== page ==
I see some rather disturbing signs of this happening. Underwriters, with the pipeline of viable IPO deals drying up, are fanning out across China searching for mandates and making promises every bit as mendacious and self-serving as the rogues who steered so many Chinese companies to their doom on the US OTCBB.
The Hong Kong Stock Exchange (“HKSE”) may be going wrong because so much, until recently, was going right. Thanks largely to a flood of IPO offerings by large Chinese companies, the HKSE overtook New York in 2009 to become the top capital market for new flotations. While the IPO markets turned sharply downward last year, and the amount of IPO capital raised in Hong Kong fell by half, the HKSE held onto the top spot in 2011. US IPO activity remains subdued, in part due to regulatory burdens and compliance costs heaped onto the IPO process in the US over the last decade.
During the boom years beginning around 2007, all underwriting firms bulked up by adding expensive staff in expensive Hong Kong. This includes global giants like Goldman Sachs, Citibank and Morgan Stanley, smaller Asian and European firms like DBS, Nomura, BNP Paribas and Deutsche Bank and the broking arms of giant Chinese financial firms CITIC, ICBC, CIIC, and Bank of China. The assumption among many market players was that the HKSE’s growth would continue to surge, thanks largely to Chinese listings, for years to come. With the US, Europe and Japan all in the economic and capital market doldrums, the investment banking flotilla came sailing into Hong Kong. Champagne corks popped. High-end Hong Kong property prices, already crazily out of synch with local buying power, climbed still higher.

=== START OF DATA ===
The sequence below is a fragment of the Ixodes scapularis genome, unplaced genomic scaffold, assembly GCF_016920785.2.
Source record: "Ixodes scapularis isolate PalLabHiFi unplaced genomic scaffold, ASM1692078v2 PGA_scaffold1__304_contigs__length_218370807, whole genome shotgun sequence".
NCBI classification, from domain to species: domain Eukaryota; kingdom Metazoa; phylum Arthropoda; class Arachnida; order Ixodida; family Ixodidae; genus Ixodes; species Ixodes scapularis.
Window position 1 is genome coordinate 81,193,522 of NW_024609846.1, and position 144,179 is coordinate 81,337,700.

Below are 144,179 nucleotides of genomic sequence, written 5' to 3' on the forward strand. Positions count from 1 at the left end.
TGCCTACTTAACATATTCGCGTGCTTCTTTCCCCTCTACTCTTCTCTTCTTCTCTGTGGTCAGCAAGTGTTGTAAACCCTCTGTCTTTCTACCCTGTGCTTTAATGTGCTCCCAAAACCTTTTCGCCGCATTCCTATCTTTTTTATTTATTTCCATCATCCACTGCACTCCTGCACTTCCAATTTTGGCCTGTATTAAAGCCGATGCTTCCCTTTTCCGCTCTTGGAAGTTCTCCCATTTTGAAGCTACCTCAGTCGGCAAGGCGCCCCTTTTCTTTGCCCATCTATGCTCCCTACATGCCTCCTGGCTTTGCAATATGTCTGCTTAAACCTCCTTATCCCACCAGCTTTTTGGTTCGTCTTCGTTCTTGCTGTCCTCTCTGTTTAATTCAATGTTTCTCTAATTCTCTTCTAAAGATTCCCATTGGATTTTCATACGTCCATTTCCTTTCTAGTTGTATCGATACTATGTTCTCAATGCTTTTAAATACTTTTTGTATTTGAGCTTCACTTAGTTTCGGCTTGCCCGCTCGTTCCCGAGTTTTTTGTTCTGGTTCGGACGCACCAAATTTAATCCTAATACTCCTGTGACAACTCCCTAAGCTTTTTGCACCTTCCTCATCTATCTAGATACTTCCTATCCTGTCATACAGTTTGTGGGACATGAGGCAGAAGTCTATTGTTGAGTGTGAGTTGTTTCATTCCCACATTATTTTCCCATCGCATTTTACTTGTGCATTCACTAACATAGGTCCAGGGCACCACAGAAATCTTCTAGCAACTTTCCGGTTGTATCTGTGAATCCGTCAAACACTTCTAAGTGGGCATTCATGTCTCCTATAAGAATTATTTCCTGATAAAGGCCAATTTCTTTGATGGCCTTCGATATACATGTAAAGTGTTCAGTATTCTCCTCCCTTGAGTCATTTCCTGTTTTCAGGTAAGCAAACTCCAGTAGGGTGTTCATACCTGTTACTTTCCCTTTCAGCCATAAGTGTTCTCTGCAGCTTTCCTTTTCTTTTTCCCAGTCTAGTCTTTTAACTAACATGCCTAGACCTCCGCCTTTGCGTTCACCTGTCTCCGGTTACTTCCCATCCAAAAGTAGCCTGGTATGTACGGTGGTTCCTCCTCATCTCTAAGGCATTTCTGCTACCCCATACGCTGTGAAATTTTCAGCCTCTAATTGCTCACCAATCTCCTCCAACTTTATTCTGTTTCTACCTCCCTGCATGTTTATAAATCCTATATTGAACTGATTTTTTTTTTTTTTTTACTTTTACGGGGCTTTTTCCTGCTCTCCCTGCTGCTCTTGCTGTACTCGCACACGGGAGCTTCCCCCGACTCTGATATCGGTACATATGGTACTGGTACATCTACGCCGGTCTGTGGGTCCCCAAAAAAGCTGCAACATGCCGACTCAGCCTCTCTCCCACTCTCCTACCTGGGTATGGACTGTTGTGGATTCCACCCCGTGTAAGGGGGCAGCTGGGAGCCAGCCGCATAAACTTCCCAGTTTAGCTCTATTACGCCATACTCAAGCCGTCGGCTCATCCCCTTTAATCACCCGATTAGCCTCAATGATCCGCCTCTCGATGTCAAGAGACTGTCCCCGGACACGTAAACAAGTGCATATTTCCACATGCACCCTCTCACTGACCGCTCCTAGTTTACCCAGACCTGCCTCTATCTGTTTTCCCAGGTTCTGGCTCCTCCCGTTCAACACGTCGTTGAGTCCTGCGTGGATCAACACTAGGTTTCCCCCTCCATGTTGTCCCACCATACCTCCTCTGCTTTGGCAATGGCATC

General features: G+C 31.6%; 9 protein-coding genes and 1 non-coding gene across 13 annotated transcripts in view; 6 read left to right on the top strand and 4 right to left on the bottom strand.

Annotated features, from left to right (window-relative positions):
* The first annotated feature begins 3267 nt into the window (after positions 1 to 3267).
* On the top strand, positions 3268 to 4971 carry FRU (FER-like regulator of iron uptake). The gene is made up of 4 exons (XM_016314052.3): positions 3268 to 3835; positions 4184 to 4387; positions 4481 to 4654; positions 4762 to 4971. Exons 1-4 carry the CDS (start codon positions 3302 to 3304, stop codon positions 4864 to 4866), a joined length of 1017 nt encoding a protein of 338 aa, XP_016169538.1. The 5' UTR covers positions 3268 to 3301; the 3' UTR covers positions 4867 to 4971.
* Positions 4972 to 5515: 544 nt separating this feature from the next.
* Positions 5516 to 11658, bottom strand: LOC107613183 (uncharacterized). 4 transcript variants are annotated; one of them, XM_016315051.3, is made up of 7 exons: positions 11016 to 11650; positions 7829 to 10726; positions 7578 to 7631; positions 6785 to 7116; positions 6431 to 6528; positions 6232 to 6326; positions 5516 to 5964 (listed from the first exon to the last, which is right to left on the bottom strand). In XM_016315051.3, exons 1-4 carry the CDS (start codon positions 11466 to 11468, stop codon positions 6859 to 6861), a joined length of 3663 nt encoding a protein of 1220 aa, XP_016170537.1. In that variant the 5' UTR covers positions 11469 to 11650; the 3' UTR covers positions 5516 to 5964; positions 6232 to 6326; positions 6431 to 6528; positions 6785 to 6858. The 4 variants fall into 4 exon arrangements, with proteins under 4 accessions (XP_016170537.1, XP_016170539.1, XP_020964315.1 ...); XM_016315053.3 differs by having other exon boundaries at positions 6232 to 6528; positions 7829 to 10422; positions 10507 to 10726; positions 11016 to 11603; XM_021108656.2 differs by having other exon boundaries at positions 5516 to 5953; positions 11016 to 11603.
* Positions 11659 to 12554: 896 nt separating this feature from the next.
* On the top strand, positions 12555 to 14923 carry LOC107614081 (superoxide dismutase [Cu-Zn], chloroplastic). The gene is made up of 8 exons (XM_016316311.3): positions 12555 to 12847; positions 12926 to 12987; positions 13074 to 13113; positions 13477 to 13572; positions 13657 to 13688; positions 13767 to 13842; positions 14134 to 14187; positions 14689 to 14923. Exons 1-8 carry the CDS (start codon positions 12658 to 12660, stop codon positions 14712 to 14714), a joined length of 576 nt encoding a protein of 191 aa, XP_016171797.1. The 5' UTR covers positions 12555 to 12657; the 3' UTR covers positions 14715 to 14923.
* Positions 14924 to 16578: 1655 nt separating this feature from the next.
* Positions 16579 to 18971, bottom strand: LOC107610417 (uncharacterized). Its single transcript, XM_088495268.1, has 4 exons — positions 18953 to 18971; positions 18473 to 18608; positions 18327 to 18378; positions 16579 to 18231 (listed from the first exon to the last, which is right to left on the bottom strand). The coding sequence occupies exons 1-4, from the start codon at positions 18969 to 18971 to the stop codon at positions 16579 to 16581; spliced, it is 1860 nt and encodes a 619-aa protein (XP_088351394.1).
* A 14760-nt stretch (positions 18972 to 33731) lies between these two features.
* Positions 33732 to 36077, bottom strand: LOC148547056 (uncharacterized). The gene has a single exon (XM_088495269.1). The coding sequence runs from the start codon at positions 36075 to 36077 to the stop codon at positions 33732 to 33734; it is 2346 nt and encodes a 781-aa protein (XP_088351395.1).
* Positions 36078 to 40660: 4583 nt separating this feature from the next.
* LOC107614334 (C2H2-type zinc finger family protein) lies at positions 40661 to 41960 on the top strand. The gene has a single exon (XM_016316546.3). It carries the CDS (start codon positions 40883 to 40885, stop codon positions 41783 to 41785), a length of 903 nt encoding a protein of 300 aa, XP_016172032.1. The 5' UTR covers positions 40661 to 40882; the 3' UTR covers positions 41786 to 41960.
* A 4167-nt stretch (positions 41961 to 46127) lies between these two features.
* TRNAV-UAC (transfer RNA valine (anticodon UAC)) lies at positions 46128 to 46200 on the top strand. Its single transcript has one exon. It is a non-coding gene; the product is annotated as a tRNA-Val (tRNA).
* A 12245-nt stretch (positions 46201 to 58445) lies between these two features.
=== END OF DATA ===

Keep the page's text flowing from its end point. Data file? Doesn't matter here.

The underwriting business relies rather heavily on hype and boundless optimism to sell new securities. It’s little surprise, then, that IPO investment bankers should be prone to some irrational exuberance when it comes to evaluating their own career prospects. The grimmer reality was always starkly clear. For fundamental reasons visible to all but ignored by many, the flood of quality Chinese IPOs in Hong Kong was always certain to dry up. It has already begun to do so.
In 2006, the Chinese government closed the legal loophole that allowed many PRC companies to redomicile in Hong Kong, BVI or Cayman Islands. This, in turn, let them pursue IPOs outside China, principally in the US and Hong Kong. Every year, the number of PRC companies with this “offshore structure” and the scale and growth to qualify for an IPO in Hong Kong continues to decline. A domestic Chinese company cannot, in broad terms, have an IPO outside China.
Some clever lawyers came up with some legal fixes, including a legally-dubious structure called “Variable Interest Entity”, or VIE, to allow domestic Chinese companies to list abroad. But, last year, the Chinese Ministry of Commerce began moving to shut these down. The efficient, high-priced IPO machine for listing Chinese companies in Hong Kong is slowly, but surely, being starved of its fuel: good Chinese private companies, attractive to investors.
Yes, there still are non-Chinese companies like Italy’s Prada, Russia’s Rusal or Mongolia’s Erdenes Tavan Tolgoi still eager to list in Hong Kong. There is still a lot of capital, while listing and compliance costs are well below those in the US. But, the Hong Kong underwriting industry is staffed-up mainly to do Chinese IPOs. These guys don’t speak Russian or Mongolian.
So, the sorry situation today is that Hong Kong underwriters are overstuffed with overhead for a “coming boom” of Chinese IPOs that will almost certainly never arrive. China-focused Hong Kong investment bankers are beginning to show signs of growing desperation. Their jobs depend on winning mandates, as well as closing IPOs. To get business, the underwriters are resorting, at least in some cases, to behaviors that seem not that different from the corrupt world of OTCBB listing. This means making some patently false promises to Chinese companies about valuation levels they could achieve in an Hong Kong IPO.